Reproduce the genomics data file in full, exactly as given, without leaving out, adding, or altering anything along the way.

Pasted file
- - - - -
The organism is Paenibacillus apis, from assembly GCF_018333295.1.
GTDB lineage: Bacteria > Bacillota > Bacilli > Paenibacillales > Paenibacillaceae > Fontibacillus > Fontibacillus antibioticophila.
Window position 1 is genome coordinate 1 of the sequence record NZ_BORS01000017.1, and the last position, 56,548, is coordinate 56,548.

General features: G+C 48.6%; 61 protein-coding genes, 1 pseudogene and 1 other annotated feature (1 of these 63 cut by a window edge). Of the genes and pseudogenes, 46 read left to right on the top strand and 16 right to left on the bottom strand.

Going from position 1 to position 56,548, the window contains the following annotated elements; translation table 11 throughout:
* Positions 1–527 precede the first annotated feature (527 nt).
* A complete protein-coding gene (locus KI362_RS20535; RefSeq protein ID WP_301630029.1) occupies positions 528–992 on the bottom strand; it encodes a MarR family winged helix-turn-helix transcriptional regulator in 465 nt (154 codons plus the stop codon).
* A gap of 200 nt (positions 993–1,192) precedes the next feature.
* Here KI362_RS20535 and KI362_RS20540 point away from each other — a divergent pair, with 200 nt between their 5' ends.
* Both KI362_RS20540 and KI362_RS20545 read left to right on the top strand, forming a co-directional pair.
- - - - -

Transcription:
The organism is Paenibacillus apis, from assembly GCF_018333295.1.
GTDB lineage: Bacteria > Bacillota > Bacilli > Paenibacillales > Paenibacillaceae > Fontibacillus > Fontibacillus antibioticophila.
Window position 1 is genome coordinate 1 of the sequence record NZ_BORS01000017.1, and the last position, 56,548, is coordinate 56,548.

General features: G+C 48.6%; 61 protein-coding genes, 1 pseudogene and 1 other annotated feature (1 of these 63 cut by a window edge). Of the genes and pseudogenes, 46 read left to right on the top strand and 16 right to left on the bottom strand.

Going from position 1 to position 56,548, the window contains the following annotated elements; translation table 11 throughout:
* Positions 1–527 precede the first annotated feature (527 nt).
* A complete protein-coding gene (locus KI362_RS20535; RefSeq protein ID WP_301630029.1) occupies positions 528–992 on the bottom strand; it encodes a MarR family winged helix-turn-helix transcriptional regulator in 465 nt (154 codons plus the stop codon).
* A gap of 200 nt (positions 993–1,192) precedes the next feature.
* Here KI362_RS20535 and KI362_RS20540 point away from each other — a divergent pair, with 200 nt between their 5' ends.
* Both KI362_RS20540 and KI362_RS20545 read left to right on the top strand, forming a co-directional pair.